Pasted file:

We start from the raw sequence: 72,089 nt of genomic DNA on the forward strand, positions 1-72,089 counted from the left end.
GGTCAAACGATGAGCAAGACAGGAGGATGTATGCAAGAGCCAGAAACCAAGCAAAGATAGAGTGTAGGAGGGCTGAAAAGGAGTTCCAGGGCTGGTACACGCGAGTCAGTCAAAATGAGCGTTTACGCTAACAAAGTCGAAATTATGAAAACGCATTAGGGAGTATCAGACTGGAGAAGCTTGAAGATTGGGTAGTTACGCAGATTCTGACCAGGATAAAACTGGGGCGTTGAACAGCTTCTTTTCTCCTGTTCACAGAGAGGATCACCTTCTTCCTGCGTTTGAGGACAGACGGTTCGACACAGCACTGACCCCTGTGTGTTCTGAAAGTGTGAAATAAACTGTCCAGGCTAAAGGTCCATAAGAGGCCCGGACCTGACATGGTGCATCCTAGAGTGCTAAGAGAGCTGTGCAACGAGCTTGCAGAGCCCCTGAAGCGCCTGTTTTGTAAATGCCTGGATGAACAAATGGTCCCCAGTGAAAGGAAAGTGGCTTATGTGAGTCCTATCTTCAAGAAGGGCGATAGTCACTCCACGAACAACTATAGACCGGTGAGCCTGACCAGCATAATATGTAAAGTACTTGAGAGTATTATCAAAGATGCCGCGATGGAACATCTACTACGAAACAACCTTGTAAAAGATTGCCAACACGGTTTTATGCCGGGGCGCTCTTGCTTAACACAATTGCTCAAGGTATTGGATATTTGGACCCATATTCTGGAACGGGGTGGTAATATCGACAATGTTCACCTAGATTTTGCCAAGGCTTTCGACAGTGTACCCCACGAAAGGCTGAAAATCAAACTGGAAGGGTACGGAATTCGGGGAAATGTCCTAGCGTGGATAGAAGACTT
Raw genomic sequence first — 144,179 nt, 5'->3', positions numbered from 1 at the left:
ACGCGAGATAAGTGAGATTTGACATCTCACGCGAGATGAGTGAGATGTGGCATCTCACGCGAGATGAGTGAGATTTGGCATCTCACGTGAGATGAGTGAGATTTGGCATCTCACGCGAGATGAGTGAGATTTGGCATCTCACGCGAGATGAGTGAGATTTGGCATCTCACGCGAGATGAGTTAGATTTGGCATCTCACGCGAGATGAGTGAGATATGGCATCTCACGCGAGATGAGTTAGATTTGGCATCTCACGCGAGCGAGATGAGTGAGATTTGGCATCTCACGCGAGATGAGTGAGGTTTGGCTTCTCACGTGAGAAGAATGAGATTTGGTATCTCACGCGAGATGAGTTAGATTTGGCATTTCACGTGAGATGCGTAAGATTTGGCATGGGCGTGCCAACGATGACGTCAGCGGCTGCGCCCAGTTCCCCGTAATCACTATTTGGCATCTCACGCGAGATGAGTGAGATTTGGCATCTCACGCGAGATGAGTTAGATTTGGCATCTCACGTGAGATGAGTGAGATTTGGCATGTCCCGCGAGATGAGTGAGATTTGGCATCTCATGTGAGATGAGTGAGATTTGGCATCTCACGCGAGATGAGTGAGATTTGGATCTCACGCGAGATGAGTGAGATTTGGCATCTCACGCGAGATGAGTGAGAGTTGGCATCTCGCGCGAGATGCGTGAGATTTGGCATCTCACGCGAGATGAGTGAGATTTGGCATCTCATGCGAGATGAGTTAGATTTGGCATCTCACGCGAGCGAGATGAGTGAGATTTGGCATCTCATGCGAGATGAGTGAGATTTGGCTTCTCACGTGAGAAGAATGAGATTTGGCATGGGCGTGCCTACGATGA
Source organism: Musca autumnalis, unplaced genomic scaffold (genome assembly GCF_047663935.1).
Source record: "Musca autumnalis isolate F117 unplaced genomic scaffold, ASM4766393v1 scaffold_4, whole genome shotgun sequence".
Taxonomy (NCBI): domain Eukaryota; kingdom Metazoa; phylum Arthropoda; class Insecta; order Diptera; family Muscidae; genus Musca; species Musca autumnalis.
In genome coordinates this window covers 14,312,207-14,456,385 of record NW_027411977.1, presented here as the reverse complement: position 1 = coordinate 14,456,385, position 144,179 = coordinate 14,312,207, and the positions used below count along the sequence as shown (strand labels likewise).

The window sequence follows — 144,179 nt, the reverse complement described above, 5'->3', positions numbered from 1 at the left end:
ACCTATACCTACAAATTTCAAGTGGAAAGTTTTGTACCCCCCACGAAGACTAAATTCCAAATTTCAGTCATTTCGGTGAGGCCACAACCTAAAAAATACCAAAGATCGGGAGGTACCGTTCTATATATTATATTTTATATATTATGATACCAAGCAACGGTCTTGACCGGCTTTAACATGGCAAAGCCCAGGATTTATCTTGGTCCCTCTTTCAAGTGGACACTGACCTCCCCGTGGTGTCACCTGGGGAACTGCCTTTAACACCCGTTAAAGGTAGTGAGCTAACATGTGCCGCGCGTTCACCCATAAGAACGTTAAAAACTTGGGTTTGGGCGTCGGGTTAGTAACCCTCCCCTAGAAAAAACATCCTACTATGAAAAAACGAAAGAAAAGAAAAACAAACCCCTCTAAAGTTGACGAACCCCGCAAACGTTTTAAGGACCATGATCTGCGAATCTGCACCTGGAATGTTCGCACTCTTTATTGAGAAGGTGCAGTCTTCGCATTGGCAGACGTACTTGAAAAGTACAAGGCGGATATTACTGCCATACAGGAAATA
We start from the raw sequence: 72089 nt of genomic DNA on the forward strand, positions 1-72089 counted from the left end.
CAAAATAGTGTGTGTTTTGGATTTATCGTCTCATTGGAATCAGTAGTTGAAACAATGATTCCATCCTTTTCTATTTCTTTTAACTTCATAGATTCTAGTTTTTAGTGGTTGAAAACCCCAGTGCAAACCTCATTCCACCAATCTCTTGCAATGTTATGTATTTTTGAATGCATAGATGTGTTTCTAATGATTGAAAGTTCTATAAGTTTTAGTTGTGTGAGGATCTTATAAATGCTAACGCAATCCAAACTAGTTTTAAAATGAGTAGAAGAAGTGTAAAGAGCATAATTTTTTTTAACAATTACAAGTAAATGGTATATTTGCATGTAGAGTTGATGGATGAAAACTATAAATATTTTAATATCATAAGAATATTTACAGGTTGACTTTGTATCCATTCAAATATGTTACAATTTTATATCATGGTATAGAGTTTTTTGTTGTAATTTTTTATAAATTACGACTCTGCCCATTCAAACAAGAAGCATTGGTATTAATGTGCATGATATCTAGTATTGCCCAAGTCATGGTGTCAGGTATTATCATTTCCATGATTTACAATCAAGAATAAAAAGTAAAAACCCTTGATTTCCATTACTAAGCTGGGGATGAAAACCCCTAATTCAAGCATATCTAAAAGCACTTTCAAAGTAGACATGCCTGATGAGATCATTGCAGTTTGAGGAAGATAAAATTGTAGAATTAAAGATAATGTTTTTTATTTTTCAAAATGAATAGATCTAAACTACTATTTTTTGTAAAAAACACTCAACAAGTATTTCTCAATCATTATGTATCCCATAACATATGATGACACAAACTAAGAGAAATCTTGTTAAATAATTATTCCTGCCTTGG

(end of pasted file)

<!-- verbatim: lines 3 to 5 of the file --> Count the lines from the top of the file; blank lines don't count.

Raw genomic sequence first — 144,179 nt, 5'->3', positions numbered from 1 at the left:
ACGCGAGATAAGTGAGATTTGACATCTCACGCGAGATGAGTGAGATGTGGCATCTCACGCGAGATGAGTGAGATTTGGCATCTCACGTGAGATGAGTGAGATTTGGCATCTCACGCGAGATGAGTGAGATTTGGCATCTCACGCGAGATGAGTGAGATTTGGCATCTCACGCGAGATGAGTTAGATTTGGCATCTCACGCGAGATGAGTGAGATATGGCATCTCACGCGAGATGAGTTAGATTTGGCATCTCACGCGAGCGAGATGAGTGAGATTTGGCATCTCACGCGAGATGAGTGAGGTTTGGCTTCTCACGTGAGAAGAATGAGATTTGGTATCTCACGCGAGATGAGTTAGATTTGGCATTTCACGTGAGATGCGTAAGATTTGGCATGGGCGTGCCAACGATGACGTCAGCGGCTGCGCCCAGTTCCCCGTAATCACTATTTGGCATCTCACGCGAGATGAGTGAGATTTGGCATCTCACGCGAGATGAGTTAGATTTGGCATCTCACGTGAGATGAGTGAGATTTGGCATGTCCCGCGAGATGAGTGAGATTTGGCATCTCATGTGAGATGAGTGAGATTTGGCATCTCACGCGAGATGAGTGAGATTTGGATCTCACGCGAGATGAGTGAGATTTGGCATCTCACGCGAGATGAGTGAGAGTTGGCATCTCGCGCGAGATGCGTGAGATTTGGCATCTCACGCGAGATGAGTGAGATTTGGCATCTCATGCGAGATGAGTTAGATTTGGCATCTCACGCGAGCGAGATGAGTGAGATTTGGCATCTCATGCGAGATGAGTGAGATTTGGCTTCTCACGTGAGAAGAATGAGATTTGGCATGGGCGTGCCTACGATGA
Source organism: Musca autumnalis, unplaced genomic scaffold (genome assembly GCF_047663935.1).